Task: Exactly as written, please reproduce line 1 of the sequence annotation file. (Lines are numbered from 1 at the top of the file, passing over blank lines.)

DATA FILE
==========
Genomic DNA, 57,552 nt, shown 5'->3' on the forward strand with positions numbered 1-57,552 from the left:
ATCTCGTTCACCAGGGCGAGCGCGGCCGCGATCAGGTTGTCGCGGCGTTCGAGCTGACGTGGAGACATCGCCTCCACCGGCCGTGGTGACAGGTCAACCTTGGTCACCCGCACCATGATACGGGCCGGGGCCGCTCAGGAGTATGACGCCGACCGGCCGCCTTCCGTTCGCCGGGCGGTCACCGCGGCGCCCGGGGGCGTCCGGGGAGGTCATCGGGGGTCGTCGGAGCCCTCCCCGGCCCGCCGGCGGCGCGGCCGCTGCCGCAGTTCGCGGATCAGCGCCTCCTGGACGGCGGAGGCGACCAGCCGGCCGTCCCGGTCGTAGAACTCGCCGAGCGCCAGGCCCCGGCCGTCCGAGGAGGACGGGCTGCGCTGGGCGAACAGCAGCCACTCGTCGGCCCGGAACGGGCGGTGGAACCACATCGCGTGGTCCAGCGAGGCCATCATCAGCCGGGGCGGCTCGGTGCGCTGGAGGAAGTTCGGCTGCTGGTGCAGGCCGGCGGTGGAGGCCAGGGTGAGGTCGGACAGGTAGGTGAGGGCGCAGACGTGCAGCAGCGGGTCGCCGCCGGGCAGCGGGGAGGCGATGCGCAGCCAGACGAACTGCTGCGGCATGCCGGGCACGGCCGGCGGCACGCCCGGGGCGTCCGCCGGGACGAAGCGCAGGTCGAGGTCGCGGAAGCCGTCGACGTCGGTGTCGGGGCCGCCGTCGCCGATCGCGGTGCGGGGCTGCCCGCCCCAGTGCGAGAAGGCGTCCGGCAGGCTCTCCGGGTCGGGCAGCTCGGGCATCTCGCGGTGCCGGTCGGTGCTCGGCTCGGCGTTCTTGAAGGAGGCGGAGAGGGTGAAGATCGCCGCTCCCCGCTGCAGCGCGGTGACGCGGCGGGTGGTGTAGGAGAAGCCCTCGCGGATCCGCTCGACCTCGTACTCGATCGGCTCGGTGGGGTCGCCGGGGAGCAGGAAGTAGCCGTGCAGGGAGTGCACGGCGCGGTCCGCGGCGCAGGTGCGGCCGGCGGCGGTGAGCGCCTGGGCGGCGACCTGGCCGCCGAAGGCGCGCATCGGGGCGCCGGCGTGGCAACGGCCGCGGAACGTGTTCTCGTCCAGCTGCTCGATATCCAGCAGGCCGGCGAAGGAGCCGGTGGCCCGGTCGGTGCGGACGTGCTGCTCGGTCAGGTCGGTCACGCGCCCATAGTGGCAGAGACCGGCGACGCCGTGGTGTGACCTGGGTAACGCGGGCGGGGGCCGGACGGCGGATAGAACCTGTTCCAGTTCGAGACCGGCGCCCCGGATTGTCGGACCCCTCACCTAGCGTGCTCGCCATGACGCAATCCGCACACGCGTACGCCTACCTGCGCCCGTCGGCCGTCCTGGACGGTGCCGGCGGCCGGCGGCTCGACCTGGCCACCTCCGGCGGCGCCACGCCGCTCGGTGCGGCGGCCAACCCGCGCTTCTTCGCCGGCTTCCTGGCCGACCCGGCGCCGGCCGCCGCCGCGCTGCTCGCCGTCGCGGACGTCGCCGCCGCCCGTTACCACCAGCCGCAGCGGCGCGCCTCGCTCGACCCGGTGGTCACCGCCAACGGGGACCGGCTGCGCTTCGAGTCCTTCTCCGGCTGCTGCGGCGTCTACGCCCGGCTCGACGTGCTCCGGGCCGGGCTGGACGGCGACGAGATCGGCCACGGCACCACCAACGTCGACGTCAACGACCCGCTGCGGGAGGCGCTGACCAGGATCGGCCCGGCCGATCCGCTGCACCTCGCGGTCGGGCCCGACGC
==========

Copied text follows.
Genomic DNA, 57,552 nt, shown 5'->3' on the forward strand with positions numbered 1-57,552 from the left: